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Re: checking in links to source control

From: Greg A. Woods
Subject: Re: checking in links to source control
Date: Thu, 13 Sep 2001 23:39:50 -0400 (EDT)

[ On Tuesday, September 11, 2001 at 15:44:46 (-0700), Edward Peschko wrote: ]
> Subject: Re: checking in links to source control
> So - who decides what *types* of things can go *into* a project? The tool 
> itself?  Hardly. Why should that decision be left up to the tool?

CVS is a version control tool with an almost entirely Unix-based
orientation (at least on the server side), and an underlying repository
format defined by the capabilities of RCS files, with the added caveat
that CVS likes to do merges (using standard diff3 algorithms), both at
"cvs update" time to manage the effects of concurrent editing, and with
the more specific '-j' option to "cvs update" and "cvs checkout" to
manage the handling of change sets or lines of development or whatever
you want to call it.

> The *group that is doing the programming itself* should decide on where 
> the delineation between project and build lies, and the tool should their 
> decision.

If only things were so simple....  :-)  You forget there's a decade or
more of legacy built right into the core of CVS.

> You can give me advice that I'm not doing something in the best possible way, 
> talk my ear off, or what have you, but when it comes down to it, the tool 
> should not take the stance that 'whoa... you can't do that.. its not wise!'.

I beg do differ.  My hammer certainly does give me very strong
indications that I should not be using it to try to convince fasteners,
designed solely to use the Archimedian screw for retension, to smoothly
enter the material I happen to be attempting to join.  Indeed if I
continue to persist it will undoubtably carry through its threats and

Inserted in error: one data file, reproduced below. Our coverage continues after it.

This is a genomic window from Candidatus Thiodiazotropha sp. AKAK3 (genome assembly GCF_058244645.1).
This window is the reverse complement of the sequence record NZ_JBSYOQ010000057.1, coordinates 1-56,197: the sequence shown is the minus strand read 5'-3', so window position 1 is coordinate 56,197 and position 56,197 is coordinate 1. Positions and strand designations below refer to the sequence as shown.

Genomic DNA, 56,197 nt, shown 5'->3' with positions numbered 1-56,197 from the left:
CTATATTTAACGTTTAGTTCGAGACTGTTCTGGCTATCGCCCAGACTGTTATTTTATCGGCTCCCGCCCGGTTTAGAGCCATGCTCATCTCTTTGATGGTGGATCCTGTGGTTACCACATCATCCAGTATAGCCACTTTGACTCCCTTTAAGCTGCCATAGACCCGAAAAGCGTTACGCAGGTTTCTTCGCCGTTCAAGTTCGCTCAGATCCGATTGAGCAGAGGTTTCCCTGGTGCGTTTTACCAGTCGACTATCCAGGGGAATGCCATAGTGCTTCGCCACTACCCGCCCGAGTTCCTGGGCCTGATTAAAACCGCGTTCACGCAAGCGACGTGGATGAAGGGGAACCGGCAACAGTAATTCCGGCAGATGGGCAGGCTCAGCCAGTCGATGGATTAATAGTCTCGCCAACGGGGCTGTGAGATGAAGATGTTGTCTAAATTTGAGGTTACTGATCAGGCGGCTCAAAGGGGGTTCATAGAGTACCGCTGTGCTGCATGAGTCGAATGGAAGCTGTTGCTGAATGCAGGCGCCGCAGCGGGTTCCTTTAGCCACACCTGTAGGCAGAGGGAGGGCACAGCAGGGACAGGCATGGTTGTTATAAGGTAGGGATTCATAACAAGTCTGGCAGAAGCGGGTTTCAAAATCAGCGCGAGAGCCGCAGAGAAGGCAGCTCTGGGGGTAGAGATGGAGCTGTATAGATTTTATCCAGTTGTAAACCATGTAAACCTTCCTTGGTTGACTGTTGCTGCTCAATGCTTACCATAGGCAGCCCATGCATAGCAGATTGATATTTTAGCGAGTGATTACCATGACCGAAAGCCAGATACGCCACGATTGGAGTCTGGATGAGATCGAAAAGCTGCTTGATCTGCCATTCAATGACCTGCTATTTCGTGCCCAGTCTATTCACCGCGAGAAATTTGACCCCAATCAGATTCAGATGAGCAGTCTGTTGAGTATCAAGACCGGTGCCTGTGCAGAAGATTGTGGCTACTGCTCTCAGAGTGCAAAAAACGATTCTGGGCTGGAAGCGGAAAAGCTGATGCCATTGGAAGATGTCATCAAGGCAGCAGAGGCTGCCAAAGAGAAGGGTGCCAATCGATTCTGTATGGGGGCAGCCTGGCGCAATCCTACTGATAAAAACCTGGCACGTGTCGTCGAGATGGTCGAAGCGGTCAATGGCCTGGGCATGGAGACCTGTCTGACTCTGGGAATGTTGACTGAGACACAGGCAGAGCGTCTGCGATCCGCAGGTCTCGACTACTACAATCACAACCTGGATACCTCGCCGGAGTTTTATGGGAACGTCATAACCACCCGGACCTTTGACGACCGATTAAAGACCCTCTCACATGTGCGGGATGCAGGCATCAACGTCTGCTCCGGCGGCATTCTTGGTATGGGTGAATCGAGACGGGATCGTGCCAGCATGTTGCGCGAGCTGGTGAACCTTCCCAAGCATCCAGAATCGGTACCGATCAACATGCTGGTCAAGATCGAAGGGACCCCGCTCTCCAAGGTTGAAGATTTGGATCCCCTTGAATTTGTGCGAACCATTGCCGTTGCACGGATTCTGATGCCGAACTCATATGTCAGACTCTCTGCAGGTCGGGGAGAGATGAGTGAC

eventually slide off the screw head and directly onto my thumb.

> It should just get out of my way and let me store whatever I damn well please.

No, it's the engineer's who must choose the right tool for the job, be
it a phsyical construction effort, or a software construction effort.

> So, this isn't just about links. I claim that project owners know best what 
> *types* of information that they store.  What types might include files,
> sepcial files, etc.

The cool thing about tools is there's often many ways to crack a nut
with any given set of them.

If you think only for a very few moments about this problem I'm sure
you'll see that there are literally hundreds, if not thousands, of ways
to manage special files using scripts and data stored in ordinary text
files, the latter which can easily be stored and versioned by CVS.

I.e. indirection is more often your friend than you might think.

And that's as far as I'm willing to go on this -- there's no sense in
going any further.

                                                        Greg A. Woods

+1 416 218-0098      VE3TCP      <address@hidden>     <address@hidden>
Planix, Inc. <address@hidden>;   Secrets of the Weird <address@hidden>

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